Pizza, customer service, and billions of personalities.

It’s a thin line between love and hate  – The Persuaders, 1971.

There has been a lot of hubbub in the news lately about Indiana and it’s new Religious Freedom Law.  Basically, the major difference between Indiana’s law and similar laws in 19 other states, is the wording.  Most of the states have Religious Freedom Laws that protect the individual and non-profit religious organizations, like churches and synagogues.  Indiana’s, however, protects businesses and corporations.  That little difference can make a huge difference.  For a great explanation, check out this article in the The Atlantic Monthly.

I don’t live in Indiana, but I do own my own business.  And I run that business based on my beliefs, as do most small business owners I know.  I believe in shopping small, and bolstering our economy,  so I try to stock my shop with local, regional, and US made products.  I also believe that people deserve to make a living wage, so I source some harder to find items from fair trade organizations.  I try to live lightly on our planet, so I also purchase organic or up-cycled items when possible, recycle paper and packaging, and bike commute when possible.  These basic guidelines help me in my daily business decisions, just as most small business owners use their beliefs to guide them in purchasing inventory, how they treat their employees, and how they handle their daily transactions.

Sometimes these decisions can get tricky.  Let’s say you own a Pizzeria, you make the best pizza in the county, and pizza eating contests are legal in your state.  The odds are pretty good that at some point, you will be asked to make pizza for a pizza eating contest – after all you make the best pizza around!  Now suppose you think overeating is a sin and you are opposed to pizza eating contests.  How would you handle that pizza order?  You could do your job, the thing for which you are well known, and make those pizzas – you could also wish the contestants well, and hope the contest is successful.   Or you could refuse to make the pizzas.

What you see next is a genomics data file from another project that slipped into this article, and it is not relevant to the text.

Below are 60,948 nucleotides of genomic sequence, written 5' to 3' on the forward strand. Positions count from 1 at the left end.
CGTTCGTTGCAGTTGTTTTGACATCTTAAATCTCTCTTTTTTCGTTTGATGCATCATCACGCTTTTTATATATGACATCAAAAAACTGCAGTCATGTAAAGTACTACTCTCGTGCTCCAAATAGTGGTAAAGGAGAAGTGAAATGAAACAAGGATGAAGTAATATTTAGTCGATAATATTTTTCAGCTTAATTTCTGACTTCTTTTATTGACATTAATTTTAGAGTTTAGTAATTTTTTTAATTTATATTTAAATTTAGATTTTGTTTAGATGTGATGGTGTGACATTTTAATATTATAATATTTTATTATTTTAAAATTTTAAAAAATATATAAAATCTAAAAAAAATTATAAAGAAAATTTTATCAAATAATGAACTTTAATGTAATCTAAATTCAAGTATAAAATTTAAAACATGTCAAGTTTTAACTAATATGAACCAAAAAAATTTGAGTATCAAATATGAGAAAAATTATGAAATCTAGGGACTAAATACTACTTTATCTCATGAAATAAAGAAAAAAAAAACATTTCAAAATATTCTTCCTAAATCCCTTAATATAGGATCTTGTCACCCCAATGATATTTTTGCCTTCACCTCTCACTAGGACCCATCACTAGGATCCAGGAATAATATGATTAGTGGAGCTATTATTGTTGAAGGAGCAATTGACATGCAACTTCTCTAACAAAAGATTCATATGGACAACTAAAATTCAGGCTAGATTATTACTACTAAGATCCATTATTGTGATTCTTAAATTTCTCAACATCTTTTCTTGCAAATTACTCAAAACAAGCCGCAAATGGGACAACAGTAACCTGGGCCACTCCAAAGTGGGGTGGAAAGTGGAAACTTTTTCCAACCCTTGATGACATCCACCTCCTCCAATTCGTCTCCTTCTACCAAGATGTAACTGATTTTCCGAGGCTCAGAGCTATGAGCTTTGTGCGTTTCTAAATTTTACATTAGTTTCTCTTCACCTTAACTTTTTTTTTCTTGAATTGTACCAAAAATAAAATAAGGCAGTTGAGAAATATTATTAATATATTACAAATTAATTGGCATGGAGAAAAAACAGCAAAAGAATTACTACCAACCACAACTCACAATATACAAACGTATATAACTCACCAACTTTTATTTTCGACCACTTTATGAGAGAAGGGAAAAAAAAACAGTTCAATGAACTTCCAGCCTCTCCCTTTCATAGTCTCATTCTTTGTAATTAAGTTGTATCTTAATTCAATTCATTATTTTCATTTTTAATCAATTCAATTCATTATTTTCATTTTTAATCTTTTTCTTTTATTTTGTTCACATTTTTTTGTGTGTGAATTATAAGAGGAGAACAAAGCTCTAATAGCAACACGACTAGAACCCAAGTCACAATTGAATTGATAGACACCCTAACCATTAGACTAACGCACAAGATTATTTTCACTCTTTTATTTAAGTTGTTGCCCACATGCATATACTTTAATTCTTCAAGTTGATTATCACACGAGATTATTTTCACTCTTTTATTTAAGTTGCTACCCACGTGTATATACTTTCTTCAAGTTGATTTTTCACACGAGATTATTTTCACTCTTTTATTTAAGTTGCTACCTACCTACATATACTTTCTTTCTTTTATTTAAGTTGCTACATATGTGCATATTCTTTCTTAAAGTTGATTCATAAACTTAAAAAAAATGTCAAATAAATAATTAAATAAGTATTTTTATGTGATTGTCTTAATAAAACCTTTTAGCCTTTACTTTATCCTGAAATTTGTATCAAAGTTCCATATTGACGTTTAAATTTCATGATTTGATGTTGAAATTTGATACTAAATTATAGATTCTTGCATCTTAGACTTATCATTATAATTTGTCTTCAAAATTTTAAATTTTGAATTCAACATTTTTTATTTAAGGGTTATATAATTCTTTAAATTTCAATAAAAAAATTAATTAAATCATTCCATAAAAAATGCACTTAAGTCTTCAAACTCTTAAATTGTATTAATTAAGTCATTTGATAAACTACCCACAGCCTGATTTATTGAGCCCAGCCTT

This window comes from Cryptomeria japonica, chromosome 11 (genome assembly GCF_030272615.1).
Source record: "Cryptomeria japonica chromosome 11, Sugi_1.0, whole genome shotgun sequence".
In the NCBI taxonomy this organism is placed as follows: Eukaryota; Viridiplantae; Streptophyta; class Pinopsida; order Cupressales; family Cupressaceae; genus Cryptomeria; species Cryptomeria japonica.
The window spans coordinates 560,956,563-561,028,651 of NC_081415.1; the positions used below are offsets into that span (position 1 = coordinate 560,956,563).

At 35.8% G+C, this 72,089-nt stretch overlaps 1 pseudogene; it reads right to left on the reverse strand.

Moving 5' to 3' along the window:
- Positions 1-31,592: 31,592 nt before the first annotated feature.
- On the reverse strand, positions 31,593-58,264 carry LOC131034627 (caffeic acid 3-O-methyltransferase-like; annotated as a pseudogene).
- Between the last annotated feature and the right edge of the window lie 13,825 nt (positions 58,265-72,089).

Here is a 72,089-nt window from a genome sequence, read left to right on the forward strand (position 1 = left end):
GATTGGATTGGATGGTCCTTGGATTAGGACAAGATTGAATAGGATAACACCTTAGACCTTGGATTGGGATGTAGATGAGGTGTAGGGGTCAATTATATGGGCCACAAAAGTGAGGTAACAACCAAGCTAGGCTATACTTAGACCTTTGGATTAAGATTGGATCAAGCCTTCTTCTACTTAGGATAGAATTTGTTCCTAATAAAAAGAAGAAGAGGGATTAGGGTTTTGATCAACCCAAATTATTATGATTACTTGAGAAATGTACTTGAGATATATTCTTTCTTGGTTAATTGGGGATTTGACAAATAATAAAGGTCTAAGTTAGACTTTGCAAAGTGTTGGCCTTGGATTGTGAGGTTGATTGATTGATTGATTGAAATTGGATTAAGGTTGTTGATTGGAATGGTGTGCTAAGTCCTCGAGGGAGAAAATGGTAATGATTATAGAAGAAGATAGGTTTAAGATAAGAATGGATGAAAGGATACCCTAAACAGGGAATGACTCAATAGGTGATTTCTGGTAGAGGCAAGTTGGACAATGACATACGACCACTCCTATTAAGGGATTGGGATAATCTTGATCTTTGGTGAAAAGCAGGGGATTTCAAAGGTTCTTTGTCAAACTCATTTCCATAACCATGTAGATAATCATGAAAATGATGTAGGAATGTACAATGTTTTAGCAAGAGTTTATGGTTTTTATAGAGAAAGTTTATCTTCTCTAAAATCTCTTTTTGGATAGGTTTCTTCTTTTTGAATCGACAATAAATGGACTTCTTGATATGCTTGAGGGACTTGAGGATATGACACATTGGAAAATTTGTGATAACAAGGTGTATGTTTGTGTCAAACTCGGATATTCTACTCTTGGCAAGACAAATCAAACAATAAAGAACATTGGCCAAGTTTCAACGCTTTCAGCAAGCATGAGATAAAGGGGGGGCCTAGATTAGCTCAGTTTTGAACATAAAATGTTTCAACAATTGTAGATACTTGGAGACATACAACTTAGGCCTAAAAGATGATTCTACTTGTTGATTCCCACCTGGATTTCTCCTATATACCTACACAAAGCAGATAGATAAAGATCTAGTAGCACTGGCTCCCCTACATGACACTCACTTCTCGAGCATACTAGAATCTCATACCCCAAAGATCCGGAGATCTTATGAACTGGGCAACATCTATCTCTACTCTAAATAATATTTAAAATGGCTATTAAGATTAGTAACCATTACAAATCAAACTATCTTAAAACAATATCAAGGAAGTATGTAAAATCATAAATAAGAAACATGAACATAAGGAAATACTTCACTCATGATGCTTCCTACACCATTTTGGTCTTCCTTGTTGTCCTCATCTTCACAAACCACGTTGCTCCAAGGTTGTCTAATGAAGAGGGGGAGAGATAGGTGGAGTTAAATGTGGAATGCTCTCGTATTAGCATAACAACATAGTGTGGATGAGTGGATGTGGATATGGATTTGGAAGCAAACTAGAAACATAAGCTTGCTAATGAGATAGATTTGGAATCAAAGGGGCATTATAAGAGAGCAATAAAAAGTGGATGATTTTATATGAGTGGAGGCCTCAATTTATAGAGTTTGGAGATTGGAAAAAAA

Yes, the scenario is a tad silly, but it’s a good example.  The job of a local business owner is not to condemn or judge your clientele; your job is to assist them with whatever it is that you sell or offer.  Yes, you are probably going to have a few customers that you don’t get along with, or that you don’t agree with.  But that’s also going to be true in any group to which you belong – volunteer organization, school group, co-workers, church.

Part of living on this planet is living with billions of other people.  With that many personalities, there are bound to be some differing ideas.  Wars have been fought over political belief systems, churches have splintered over church cannon, and families have been torn apart by differing ideas.  However, the differences should not stop us from recognizing that we are all human.  Which means everyone of us has feelings, emotions, and ideas.

So many ideologies and religions seem to be proponents of peaceful living, but so few people actually enact those beliefs in a peaceful or loving manner.  Yes, some days I find it very difficult to truly love my neighbor and to act kindly towards my fellow humans.  But that doesn’t mean I’m going to give up on trying to be kind to them.  Some days it simply means that I need to work harder, that I need to walk away from the situation, or that I need to give my customers the best customer service I can – even if they are going to overeat at a pizza eating contest.